Baltimore, the day after

Protests explode after the death of the 25-year-old African American Freddie Gray while he was under arrest. The commitment of the Focolare community, together with other groups to pacify the city.

20150507-01[1]“The events that came about have stirred up the support of the citizens. Many leaders, religious groups and civil organizations decided to work together to clean the streets and buildings and to help in various ways, revealing the positive side of the city, though deeply offended,» Lucia, Co-Director of the Focolare Movement wrote from Washington.

We all know about the people’s protests triggered in Baltimore last month, which are still ongoing, after the death of the 25-year-old Afro-American Freddie Gray while he was under arrest. Baltimore, the biggest city of Maryland with more than 600,000 inhabitants is a melting pot of ethnic groups, especially Afro-Americans.

Leonie and Jennifer, two volunteers of the Focolare, live in the city centre. “The situation is still very tense, and yesterday the mayor closed the schools and the governor of the state deployed the armed forces. However, all those we know are fine.” Leonie lives close to the place of the clashes and teaches in a primary school of almost all Afro students and where there is great poverty. “On TV I saw one of my third-year elementary students participate in the sacking of buildings and properties.”

“We cannot remain indifferent; we want to do something concrete, though aware that our contribution to establish true relationships between people is urgent, more than ever. Furthermore, every act of love builds new relationships that help foster fraternity between people,” wrote Marilena and Mike. “In the meantime we participate in the various moments of prayer organized by the religious authorities, starting from the Mass that Archbishop Lori will celebrate in our district, to invoke peace.”

“I returned to school today,” Leonie recounts, “and tried to see my students (those who participated in the plunders) with ‘new eyes’.I contacted an Afro-American Muslim teacher who knows two black religious representatives in the school to offer our solidarity, and we agreed to work together.”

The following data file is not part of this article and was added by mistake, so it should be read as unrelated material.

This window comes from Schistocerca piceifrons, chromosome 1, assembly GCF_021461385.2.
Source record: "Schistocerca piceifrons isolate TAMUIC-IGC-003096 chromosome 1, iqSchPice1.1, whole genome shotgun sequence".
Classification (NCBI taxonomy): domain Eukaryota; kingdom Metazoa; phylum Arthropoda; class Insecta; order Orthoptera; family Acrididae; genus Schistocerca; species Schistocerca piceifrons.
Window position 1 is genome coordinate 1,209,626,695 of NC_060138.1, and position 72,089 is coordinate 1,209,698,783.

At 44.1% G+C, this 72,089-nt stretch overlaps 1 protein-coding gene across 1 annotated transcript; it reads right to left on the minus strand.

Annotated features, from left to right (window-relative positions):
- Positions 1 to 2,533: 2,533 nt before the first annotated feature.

Jennifer works in a company where almost all are whites. «A colleague of mine who lives close to the place where violence broke out, came to visit me today, and told me of her suffering in seeing all these events, but did not have the courage to mention it to anyone for fear of being marginalised by her colleagues. It was the occasion to tell her that we can start from ourselves and build a dialogue with all, one at a time, and in this way spread a new mentality. My colleague is not a practicing believer, but her face lit up and she told me that this is precisely what she also wants to do.”

Meanwhile, the leaders of the various religious communities have started to work together for peace.

“I was invited by the Imam Talib of the mosque of Washington, to give my testimony on the the 5th of May as a focolarina and the ideal that inspires us,” Lucia continued. “He wanted me to speak in a meeting open to the public, something they had organized with the District Procurator, to integrate the religious perspective as an essential dimension to subdue the violence. The event was entitled: Heal the Hurt, Heal the Heart. It seemed to be a great possibility for dialogue between religions but also an opportunity to show, more than the clashing, the richness of our society’s ethnic diversities.”